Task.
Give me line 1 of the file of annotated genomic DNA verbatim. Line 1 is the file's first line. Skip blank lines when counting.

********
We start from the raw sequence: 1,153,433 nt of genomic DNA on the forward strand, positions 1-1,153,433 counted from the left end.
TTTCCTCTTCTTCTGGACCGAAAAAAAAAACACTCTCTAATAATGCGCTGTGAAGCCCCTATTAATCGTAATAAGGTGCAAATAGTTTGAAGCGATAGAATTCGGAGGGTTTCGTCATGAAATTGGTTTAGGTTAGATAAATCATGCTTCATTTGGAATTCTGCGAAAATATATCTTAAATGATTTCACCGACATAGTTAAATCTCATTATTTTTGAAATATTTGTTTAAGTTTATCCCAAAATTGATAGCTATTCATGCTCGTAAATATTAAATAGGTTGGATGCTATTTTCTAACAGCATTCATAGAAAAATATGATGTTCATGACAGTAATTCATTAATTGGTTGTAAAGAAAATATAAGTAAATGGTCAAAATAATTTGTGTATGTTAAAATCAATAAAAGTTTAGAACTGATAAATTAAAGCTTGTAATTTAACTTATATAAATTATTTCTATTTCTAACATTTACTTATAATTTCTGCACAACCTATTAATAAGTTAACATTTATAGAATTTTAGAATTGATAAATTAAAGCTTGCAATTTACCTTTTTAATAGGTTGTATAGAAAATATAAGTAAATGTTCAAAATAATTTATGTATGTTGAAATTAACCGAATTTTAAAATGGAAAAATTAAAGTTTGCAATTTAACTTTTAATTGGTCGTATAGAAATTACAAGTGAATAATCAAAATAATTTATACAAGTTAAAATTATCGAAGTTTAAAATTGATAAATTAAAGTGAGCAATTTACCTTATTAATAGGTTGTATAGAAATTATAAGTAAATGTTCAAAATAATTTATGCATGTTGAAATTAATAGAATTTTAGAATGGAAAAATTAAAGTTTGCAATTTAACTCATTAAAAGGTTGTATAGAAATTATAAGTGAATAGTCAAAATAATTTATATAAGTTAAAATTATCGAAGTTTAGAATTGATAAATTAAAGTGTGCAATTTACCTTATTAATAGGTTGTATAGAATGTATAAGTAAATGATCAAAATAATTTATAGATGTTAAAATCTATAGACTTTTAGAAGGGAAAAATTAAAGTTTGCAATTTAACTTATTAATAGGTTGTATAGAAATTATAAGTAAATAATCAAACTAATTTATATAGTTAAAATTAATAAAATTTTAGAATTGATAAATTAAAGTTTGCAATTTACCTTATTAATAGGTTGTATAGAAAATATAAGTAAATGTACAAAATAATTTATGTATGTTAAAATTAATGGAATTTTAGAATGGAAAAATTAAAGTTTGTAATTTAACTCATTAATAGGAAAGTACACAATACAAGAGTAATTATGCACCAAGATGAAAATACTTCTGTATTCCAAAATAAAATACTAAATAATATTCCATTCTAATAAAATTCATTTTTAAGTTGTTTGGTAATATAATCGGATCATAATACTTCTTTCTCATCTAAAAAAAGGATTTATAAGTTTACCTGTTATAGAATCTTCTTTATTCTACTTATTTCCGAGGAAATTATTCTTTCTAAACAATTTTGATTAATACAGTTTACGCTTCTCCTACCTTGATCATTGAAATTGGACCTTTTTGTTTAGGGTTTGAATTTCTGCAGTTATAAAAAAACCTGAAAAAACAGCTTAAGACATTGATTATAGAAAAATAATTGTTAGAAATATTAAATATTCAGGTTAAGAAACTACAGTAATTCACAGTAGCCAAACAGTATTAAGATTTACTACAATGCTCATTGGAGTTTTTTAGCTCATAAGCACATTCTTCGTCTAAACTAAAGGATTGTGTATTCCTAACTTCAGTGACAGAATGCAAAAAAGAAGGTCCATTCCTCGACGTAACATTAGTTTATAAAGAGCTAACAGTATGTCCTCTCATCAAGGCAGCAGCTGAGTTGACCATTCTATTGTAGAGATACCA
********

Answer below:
We start from the raw sequence: 1,153,433 nt of genomic DNA on the forward strand, positions 1-1,153,433 counted from the left end.